El Morocco

The El Morocco, owned by Italian immigrant John Perona, opened in 1931 on 54th Street between Lexington and Third Avenue. During prohibition, it functioned as a speakeasy, but after 1933, the club became wildly popular and was often featured in the newspapers as a backdrop for celebrities and politicians. The club’s trademarks were the zebra motif, which covered the walls and bar, and the first use of the velvet rope to keep the crowds outside in line.

The El Morocco was a midtown club mainly frequented by white high society, including Cary Grant, Marlene Dietrich and Jackie Kennedy. In 1950, Humphrey Bogart was banned from the club for life. The venue is also famous for Tito Puente’s live album Cha Cha Cha at the El Morocco (1948).

In 1960, the El Morocco relocated to the east side, 54th Street and Second Avenue. In the late 70s and early 80s, the club lost its dazzle and finally fizzled out after going through some incantations as a steakhouse and topless bar.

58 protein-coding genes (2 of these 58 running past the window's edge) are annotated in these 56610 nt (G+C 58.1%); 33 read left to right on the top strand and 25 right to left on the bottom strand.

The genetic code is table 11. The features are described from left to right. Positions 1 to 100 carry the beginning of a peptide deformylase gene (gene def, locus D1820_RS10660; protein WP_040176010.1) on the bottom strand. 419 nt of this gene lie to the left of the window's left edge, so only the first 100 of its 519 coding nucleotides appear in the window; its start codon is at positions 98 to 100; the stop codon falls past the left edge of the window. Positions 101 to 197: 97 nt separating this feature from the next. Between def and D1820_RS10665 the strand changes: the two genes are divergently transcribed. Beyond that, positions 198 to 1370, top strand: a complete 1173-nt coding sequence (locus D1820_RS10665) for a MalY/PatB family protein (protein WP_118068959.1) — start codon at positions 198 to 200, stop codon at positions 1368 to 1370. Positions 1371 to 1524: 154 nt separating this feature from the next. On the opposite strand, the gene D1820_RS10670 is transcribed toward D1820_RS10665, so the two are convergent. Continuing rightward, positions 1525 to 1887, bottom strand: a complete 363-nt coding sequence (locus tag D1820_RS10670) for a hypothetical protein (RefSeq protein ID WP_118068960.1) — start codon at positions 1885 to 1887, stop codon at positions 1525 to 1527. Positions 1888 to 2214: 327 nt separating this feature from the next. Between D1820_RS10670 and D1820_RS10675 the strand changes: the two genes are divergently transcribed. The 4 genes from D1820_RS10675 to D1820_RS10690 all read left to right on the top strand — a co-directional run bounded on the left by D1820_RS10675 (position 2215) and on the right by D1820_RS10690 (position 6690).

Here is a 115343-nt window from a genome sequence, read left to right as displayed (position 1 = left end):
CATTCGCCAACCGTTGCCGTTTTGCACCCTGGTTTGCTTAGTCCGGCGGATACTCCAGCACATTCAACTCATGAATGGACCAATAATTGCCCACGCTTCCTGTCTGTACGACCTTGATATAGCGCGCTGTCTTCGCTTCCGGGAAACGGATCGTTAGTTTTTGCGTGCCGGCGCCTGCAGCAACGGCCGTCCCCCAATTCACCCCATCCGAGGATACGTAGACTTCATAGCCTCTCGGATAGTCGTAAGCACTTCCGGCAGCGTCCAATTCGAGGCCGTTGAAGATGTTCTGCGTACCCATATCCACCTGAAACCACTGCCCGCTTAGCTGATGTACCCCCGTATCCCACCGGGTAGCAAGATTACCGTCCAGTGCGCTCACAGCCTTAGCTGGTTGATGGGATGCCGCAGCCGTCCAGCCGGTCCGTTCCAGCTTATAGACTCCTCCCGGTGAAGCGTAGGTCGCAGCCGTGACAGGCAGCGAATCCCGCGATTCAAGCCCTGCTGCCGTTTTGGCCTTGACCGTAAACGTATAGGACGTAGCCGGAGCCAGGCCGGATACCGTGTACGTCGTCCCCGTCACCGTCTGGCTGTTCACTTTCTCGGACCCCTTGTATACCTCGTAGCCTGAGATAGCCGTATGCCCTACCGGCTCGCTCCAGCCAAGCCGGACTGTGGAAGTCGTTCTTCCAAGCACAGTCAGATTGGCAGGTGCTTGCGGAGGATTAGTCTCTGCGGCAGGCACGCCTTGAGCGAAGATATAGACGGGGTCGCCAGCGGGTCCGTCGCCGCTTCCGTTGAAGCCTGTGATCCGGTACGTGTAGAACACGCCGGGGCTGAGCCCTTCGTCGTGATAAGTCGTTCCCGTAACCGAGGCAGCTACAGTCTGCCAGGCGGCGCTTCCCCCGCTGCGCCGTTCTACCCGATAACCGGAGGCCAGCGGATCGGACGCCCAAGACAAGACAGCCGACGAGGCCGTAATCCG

Although the club didn’t feature much in the Harlem music scene during the Harlem Renaissance, the name and zebra motif, along with the legend, were appropriated by a new club that opened as a supper club, night club and theatre on 145th and Broadway in 2008. The new El Morocco wants to recreate the famous latin nights of the original and has added he Leopard Lounge to the nostalgic zebra themed club area. It’s now a fixture of Harlem nightlife.


The Palm Beach Post
Mention of El Morroco in 1936 edition of The Palm Beach Post